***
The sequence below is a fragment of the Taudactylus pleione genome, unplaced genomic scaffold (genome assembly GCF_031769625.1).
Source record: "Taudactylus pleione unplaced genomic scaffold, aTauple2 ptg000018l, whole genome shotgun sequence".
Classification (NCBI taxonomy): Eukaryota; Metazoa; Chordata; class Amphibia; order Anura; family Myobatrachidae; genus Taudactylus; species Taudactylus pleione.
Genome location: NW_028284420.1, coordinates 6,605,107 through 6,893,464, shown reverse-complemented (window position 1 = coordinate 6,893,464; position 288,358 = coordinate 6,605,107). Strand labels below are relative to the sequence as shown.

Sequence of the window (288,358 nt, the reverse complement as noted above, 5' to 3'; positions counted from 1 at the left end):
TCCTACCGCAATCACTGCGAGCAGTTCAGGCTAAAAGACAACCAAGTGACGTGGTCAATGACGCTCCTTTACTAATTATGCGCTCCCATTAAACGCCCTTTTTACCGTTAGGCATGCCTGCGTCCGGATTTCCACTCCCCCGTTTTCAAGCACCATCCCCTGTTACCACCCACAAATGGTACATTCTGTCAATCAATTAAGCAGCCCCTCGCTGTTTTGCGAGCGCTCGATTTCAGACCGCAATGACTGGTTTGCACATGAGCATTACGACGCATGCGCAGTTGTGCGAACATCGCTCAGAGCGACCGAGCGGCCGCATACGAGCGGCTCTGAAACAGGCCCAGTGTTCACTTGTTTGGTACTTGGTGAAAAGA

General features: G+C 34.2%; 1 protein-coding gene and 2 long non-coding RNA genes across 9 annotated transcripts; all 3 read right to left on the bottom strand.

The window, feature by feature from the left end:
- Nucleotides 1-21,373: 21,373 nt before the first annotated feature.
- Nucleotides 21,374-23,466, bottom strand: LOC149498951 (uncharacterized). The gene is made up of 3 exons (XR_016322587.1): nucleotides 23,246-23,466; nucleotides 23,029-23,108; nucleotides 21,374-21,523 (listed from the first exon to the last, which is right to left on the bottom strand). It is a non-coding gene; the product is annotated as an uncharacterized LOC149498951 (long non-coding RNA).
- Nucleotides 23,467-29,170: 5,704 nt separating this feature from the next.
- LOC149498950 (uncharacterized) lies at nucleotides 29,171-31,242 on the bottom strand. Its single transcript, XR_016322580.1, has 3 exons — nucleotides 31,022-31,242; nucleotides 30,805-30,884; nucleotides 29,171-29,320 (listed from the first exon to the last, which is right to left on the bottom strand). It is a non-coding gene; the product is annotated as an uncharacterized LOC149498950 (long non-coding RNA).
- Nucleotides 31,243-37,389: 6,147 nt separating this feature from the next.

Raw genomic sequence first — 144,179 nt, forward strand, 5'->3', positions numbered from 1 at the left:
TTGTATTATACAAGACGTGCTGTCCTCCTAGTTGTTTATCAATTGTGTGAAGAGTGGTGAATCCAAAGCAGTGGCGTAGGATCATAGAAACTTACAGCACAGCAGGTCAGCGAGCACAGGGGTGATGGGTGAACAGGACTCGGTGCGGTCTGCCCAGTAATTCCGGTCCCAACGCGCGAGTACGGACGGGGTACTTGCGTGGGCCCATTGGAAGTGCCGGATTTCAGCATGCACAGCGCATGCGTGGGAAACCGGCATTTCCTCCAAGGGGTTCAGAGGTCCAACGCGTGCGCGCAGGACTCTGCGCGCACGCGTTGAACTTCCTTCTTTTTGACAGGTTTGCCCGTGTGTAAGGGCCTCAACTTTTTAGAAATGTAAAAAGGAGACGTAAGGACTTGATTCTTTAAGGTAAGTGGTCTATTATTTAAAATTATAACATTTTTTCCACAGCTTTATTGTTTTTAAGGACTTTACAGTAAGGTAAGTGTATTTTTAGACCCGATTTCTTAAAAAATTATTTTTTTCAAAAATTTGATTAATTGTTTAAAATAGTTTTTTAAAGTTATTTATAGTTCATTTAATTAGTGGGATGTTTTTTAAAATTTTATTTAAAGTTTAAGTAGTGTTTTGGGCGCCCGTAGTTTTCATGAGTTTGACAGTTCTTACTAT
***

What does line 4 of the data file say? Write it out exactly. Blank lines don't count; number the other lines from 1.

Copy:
Genome location: NW_028284420.1, coordinates 6,605,107 through 6,893,464, shown reverse-complemented (window position 1 = coordinate 6,893,464; position 288,358 = coordinate 6,605,107). Strand labels below are relative to the sequence as shown.